According to IDC, worldwide data growth will reach the unfathomable amount of 40,000 exabytes by 2020 -- or approximately 5,247 gigabytes of data per human on the planet. Furthermore, according to the DatacentreDynamics 2012 Global Census, the worldwide data center energy requirements to store and process this accumulating data grew 63%, in just one year, to reach 38GW in 2012, or roughly the equivalent of 30 nuclear power plants.
This is why financial institutions, that maintain some of the world's largest collections of analytic and compliance-mandated information, are reexamining their data center operations to find cost-controlling and energy-efficient approaches to managing this growth.
For example a new metric, Power Usage Effectiveness (PUE), is being used to identify wasteful energy practices in data center infrastructure. According to data center specialists at IO, "PUE calculates the ratio of total energy entering the data center in relation to the energy that is actually consumed by IT equipment." The energy that reaches the computing equipment is considered productive, while energy used for infrastructure (e.g. cooling, lighting) is viewed as waste. New data centers, such as Facebook's Prineville Data Center are now achieving 91% efficiency, or a PUE approaching 1.0.
However, a survey from Digital Realty Trust indicates that there is more work to be done. A drawback of PUE is that it does not include the energy efficiency of the computer and storage hardware itself, the primary consumer of all this power. So, similar to the way we educate homeowners on the importance of turning off the lights when they are not home, so do we need to examine whether the data center hardware, and the data being stored, really needs all that power all the time.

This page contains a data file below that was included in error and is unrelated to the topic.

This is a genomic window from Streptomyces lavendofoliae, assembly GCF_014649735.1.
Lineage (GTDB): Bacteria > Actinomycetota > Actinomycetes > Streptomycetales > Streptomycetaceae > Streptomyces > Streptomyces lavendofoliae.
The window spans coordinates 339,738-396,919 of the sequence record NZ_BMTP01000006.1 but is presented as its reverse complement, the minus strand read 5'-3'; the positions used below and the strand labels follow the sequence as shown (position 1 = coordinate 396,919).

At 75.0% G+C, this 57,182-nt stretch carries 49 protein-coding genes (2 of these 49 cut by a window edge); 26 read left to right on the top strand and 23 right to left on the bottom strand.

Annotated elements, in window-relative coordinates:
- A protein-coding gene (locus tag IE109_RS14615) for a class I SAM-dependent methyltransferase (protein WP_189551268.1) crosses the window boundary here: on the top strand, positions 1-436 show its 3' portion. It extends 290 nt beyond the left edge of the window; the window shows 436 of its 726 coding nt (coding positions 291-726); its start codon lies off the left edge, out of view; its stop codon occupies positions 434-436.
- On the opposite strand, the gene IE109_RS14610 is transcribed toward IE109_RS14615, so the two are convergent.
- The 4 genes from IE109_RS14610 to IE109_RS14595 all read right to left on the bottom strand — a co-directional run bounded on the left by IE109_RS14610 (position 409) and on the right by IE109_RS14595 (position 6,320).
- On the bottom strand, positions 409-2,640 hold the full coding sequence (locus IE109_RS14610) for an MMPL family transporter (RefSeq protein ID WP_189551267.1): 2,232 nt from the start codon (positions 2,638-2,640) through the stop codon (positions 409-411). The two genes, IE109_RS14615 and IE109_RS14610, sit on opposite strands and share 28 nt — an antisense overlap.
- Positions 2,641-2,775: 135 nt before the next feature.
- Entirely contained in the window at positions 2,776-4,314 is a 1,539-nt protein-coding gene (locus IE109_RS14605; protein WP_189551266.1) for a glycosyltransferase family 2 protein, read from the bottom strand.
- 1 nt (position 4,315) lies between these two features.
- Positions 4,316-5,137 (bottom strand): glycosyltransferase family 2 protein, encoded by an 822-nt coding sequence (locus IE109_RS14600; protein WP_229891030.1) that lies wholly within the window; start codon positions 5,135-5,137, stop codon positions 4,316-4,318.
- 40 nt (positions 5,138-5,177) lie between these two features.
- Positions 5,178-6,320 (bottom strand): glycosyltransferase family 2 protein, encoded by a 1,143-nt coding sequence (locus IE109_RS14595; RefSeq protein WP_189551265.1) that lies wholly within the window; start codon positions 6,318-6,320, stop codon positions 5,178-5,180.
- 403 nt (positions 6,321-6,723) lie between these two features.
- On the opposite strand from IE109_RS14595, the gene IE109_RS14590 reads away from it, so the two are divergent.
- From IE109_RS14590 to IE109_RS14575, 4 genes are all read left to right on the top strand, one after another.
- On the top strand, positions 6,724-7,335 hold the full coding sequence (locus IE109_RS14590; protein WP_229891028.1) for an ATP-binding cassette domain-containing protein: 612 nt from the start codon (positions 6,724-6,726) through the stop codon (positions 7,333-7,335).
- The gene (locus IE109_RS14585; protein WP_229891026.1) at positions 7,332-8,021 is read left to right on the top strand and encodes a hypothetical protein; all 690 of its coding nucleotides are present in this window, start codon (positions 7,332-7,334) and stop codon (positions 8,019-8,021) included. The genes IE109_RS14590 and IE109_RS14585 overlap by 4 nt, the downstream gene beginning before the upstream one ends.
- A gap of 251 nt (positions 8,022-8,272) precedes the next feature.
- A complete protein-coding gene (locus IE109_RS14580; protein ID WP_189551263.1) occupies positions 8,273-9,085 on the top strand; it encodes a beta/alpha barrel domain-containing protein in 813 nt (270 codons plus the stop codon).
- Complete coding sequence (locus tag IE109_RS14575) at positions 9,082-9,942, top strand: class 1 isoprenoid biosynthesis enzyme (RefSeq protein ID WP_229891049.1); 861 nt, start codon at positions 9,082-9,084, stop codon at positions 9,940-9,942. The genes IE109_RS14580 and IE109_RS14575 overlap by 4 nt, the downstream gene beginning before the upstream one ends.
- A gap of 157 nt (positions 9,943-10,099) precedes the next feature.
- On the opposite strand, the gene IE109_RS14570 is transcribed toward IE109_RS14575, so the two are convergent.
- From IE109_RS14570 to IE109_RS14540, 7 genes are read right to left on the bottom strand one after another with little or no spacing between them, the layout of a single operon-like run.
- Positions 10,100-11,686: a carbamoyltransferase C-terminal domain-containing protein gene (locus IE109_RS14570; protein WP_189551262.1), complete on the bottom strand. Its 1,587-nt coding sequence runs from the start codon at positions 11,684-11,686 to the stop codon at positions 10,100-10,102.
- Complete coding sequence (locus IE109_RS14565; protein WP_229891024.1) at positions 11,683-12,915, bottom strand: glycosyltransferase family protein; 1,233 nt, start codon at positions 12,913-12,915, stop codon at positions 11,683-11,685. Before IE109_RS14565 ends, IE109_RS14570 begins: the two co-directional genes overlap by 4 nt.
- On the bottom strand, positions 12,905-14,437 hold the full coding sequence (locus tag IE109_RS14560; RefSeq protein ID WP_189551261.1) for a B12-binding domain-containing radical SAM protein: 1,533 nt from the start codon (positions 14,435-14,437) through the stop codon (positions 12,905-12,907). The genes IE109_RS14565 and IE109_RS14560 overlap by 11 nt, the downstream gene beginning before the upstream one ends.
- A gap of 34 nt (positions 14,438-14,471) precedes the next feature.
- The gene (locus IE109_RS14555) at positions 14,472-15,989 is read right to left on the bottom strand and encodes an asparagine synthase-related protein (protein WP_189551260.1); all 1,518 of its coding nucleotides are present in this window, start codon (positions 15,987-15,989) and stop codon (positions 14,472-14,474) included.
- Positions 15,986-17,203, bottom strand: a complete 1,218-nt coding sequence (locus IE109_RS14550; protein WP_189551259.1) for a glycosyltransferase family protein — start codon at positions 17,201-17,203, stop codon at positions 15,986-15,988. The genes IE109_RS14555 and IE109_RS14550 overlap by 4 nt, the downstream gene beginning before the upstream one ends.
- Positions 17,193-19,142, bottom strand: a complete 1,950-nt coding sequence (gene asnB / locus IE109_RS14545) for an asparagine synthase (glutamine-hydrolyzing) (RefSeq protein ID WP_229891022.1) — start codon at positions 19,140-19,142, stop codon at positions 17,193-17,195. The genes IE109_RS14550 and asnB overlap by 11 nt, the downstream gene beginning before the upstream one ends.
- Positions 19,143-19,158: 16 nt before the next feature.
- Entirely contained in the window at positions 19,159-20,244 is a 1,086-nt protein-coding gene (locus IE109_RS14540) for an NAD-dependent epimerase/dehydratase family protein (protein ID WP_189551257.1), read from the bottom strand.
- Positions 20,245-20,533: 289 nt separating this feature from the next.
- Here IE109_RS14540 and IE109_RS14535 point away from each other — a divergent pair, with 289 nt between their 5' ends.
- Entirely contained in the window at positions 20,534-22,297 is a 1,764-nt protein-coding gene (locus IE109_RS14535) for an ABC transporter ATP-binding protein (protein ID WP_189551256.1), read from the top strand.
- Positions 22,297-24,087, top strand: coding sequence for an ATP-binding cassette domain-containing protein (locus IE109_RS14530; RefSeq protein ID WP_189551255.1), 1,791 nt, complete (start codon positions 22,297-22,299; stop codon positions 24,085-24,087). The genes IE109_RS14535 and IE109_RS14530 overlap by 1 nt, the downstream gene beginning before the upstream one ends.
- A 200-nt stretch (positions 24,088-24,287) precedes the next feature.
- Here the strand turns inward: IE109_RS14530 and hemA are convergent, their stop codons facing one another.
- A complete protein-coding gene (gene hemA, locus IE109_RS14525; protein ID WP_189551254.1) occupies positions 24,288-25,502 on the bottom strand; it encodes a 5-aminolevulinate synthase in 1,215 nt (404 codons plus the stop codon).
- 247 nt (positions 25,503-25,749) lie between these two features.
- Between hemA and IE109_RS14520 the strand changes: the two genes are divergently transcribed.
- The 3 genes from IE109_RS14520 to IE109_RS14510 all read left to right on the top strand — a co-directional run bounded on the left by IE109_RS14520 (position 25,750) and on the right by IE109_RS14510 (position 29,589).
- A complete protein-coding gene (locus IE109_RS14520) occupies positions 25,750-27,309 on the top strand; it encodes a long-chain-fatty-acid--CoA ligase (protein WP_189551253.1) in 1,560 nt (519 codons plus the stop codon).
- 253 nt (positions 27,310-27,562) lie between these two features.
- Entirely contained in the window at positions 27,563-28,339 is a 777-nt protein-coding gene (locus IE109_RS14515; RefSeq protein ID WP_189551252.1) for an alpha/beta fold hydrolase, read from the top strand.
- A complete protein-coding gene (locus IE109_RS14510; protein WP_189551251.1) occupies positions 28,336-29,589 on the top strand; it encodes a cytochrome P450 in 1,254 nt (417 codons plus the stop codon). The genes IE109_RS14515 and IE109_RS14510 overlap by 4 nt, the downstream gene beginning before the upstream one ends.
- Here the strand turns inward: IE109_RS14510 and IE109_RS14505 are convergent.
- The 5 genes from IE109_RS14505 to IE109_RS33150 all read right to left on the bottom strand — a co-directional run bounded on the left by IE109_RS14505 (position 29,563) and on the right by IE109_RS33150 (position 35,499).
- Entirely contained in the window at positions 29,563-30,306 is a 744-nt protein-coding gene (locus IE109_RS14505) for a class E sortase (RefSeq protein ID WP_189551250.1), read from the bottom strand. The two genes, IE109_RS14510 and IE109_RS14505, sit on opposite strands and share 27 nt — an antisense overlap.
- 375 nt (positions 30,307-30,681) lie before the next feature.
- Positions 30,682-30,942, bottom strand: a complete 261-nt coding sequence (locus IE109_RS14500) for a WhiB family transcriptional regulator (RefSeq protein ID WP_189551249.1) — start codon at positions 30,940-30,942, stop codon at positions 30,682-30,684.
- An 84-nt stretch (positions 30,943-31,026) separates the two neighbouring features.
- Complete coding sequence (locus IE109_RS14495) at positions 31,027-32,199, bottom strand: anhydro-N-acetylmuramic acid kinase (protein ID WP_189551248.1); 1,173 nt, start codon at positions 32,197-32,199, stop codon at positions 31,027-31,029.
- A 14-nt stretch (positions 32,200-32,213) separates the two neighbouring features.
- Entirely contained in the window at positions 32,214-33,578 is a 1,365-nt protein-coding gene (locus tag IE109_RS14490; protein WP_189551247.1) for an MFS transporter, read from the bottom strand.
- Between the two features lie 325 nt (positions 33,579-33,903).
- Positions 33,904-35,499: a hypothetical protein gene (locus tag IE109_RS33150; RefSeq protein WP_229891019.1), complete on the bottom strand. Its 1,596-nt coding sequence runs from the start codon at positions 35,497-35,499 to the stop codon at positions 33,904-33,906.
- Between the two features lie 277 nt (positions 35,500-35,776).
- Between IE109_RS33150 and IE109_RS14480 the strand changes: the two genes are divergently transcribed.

Matching Costs To Data UseWhile PUE is the new measure of infrastructure efficiency, ROB (Return on Byte) -- or the measure of a data set's use in relation to its storage cost -- is a better KPI to consider for data center hardware efficiency. In this regard, it is important to note that not all data is needed all the time. Recent studies have recognized that a growing proportion of data stored -- as much as 92% according to Facebook's own estimates -- is "inactive," or archival data (i.e. data that has been captured but quickly becomes very infrequently used).
Clearly, storing this seldom-used data on the same expensive, always-on hardware that supports day-to-day operations does not make sense from an ROB perspective. Inactive data is a big deal: IDC estimates that capacity-optimized storage growth for inactive data will far exceed that of active data, and that by 2016 nearly 90 Exabytes of storage will be required for inactive data alone.
Between A Rock And A Hard PlaceTo date, IT professionals have had two choices for data storage when it comes to ROB: storing data on systems that are optimized for millisecond retrieval times and high I/O, or parking data on tape.